A Children's Health Perspective on Nano- and Microplastics

Environ Health Perspect. 2022 Jan;130(1):15001. doi: 10.1289/EHP9086. Epub 2022 Jan 26.


Background: Pregnancy, infancy, and childhood are sensitive windows for environmental exposures. Yet the health effects of exposure to nano- and microplastics (NMPs) remain largely uninvestigated or unknown. Although plastic chemicals are a well-established research topic, the impacts of plastic particles are unexplored, especially with regard to early life exposures.

Objectives: This commentary aims to summarize the knowns and unknowns around child- and pregnancy-relevant exposures to NMPs via inhalation, placental transfer, ingestion and breastmilk, and dermal absorption.

Methods: A comprehensive literature search to map the state of the science on NMPs found 37 primary research articles on the health relevance of NMPs during early life and revealed major knowledge gaps in the field. We discuss opportunities and challenges for quantifying child-specific exposures (e.g., NMPs in breastmilk or infant formula) and health effects, in light of global inequalities in baby bottle use, consumption of packaged foods, air pollution, hazardous plastic disposal, and regulatory safeguards. We also summarize research needs for linking child health and NMP exposures and address the unknowns in the context of public health action.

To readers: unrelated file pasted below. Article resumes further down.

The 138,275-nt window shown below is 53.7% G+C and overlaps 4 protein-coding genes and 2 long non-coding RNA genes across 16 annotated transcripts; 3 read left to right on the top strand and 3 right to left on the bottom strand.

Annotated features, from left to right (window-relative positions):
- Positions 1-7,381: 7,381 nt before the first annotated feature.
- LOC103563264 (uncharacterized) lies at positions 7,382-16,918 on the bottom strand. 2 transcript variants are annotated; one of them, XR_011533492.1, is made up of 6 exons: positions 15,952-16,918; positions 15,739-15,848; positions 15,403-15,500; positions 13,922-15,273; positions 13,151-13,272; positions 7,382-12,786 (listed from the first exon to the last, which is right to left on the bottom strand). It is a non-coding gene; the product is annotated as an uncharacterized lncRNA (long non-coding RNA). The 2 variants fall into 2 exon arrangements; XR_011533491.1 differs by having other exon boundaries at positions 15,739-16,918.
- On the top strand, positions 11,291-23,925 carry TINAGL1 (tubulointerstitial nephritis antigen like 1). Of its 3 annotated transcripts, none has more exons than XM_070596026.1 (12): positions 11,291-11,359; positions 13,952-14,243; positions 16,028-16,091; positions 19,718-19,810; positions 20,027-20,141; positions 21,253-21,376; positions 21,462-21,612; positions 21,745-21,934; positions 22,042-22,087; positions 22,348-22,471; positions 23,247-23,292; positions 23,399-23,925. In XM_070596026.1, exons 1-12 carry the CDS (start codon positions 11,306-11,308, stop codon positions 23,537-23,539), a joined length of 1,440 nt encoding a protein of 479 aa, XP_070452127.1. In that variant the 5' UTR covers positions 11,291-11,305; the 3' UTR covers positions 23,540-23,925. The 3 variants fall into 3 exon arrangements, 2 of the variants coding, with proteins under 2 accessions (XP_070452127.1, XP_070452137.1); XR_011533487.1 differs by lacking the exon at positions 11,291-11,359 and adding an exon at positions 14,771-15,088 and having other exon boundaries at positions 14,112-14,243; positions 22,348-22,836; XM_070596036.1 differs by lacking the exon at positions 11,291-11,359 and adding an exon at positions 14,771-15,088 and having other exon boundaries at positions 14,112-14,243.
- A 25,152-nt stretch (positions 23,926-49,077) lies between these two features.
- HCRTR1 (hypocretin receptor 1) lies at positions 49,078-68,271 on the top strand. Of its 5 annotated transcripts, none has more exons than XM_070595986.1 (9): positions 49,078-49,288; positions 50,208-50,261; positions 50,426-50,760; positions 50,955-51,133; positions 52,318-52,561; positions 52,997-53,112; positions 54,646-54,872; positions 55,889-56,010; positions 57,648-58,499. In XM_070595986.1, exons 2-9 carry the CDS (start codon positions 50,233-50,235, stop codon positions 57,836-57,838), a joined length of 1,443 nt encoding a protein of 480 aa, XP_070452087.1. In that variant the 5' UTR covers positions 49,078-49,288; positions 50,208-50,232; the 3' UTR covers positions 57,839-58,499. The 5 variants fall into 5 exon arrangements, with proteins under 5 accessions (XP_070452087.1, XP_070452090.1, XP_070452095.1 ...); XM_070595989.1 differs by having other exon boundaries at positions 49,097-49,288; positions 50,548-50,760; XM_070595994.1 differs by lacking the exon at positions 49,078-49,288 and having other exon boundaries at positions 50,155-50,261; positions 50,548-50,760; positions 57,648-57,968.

Discussion: Few studies have addressed child-specific sources of exposure, and exposure estimates currently rely on generic assumptions rather than empirical measurements. Furthermore, toxicological research on NMPs has not specifically focused on child health, yet children's immature defense mechanisms make them particularly vulnerable. Apart from few studies investigating the placental transfer of NMPs, the physicochemical properties (e.g., polymer, size, shape, charge) driving the absorption, biodistribution, and elimination in early life have yet to be benchmarked. Accordingly, the evidence base regarding the potential health impacts of NMPs in early life remains sparse. Based on the evidence to date, we provide recommendations to fill research gaps, stimulate policymakers and industry to address the safety of NMPs, and point to opportunities for families to reduce early life exposures to plastic. https://doi.org/10.1289/EHP9086.

Publication types

  • Research Support, Non-U.S. Gov't

MeSH terms

  • Child
  • Child Health
  • Environmental Exposure
  • Female
  • Humans
  • Infant
  • Microplastics*
  • Placenta
  • Plastics*
  • Pregnancy
  • Tissue Distribution


  • Microplastics
  • Plastics